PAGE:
Red Lake Nation News - Babaamaajimowinan (Telling of news in different places)

By Marc Majors
Deputy Commissioner for Workforce Development 

Racial Equity Commitments Blog Series: #3

Reform Programs to Remove Systemic Barriers

 

April 27, 2022

At the end of March, we introduced DEED's five racial equity commitments in a blog. Our five racial equity commitments are:

• Drive dollars to targeted communities. As an agency that grants millions of dollars per year to help grow the economy, where our money goes is an expression of what Minnesota values.

• Increase outreach and engagement. We can't expect communities to just come to us – we have to be in communities ourselves, so that everyone is aware of our programs and opportunities.

• Reform programs to address systemic barriers. Some of our programs or processes have designs that prevent communities of color from accessing them as easily – we must change that.

• Make equity everyone's job. Driving racial equity isn't just one team's job – it should be every team's job at DEED.

• Change from the inside out. If our culture at DEED is one in which people of color feel seen and valued – and can bring their authentic selves to work – and if all levels of our team reflect the communities we seek to serve, then we'll do better for all Minnesotans.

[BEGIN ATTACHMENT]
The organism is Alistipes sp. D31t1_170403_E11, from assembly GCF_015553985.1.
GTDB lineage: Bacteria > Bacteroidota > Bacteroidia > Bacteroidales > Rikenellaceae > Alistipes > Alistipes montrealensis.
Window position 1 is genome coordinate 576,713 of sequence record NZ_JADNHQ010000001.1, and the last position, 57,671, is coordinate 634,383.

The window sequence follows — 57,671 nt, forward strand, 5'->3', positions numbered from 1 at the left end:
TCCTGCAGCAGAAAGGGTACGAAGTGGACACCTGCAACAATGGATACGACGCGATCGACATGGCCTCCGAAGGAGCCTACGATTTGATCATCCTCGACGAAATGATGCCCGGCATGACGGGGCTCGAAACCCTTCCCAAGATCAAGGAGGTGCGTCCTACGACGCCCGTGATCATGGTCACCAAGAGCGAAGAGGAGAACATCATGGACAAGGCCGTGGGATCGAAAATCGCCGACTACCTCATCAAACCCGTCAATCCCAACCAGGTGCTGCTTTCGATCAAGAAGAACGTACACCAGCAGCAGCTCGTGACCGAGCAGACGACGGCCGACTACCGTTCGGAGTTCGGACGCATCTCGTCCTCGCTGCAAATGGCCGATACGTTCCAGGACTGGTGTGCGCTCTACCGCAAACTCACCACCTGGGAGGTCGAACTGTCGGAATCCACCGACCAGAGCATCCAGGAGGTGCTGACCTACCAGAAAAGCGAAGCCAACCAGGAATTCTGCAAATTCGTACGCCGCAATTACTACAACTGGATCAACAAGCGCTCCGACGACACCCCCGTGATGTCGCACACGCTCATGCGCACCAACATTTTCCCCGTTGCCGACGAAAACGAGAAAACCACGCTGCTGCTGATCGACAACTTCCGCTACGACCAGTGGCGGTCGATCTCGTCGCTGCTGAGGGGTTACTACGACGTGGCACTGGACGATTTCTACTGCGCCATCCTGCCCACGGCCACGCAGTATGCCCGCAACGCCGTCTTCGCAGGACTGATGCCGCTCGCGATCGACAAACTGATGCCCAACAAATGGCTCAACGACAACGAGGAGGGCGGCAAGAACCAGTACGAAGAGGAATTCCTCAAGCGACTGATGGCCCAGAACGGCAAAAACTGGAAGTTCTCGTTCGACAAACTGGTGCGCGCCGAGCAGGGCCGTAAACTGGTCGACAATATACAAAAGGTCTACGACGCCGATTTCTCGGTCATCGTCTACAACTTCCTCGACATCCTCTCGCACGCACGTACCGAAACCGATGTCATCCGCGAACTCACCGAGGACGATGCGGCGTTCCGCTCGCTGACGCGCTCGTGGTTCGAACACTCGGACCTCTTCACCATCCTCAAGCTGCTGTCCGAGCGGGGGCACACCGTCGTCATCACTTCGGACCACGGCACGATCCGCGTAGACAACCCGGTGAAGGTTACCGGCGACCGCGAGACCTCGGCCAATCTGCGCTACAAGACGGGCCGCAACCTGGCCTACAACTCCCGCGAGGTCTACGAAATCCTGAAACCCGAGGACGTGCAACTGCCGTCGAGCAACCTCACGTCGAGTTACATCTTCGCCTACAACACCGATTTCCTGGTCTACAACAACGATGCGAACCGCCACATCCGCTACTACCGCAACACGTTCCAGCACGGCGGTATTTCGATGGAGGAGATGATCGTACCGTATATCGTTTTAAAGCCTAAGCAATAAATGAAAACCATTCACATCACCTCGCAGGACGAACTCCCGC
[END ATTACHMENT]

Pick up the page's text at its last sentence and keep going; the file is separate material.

In this third blog in the series, we share our progress on #3: "reform programs to address systemic barriers." We share details about our transformation to more inclusive grantmaking practices in Employment and Training Programs, and examine how we better supported business owners from communities of color – including new funding to businesses owned by people from Black and Indigenous communities and other communities of color. You can read more about how we adapted our CareerForce service-delivery model to be significantly more proactive, and how we approached new partnerships with local community nonprofits and libraries to ensure the State's resources are located in places where people can find them in their communities. Finally, we share some examples of how we reformed Minnesota's unemployment insurance program to make it more inclusive and to improve language access in Somali, Hmong, and Spanish.

The difficulties of the past three years further demonstrated that more robust efforts are needed to eliminate workforce disparities and expand economic opportunities for those who face the greatest barriers. At DEED, we will continue our efforts and work in relationship with community leaders, legislators and others who want to see our state do better. We believe race should not be a predictor of a person's opportunity to thrive, and we commit to ongoing examination of our processes and policies to make that possible for every Minnesotan. With the public's advice and feedback, we'll continue to reform programs to address systemic barriers.

 

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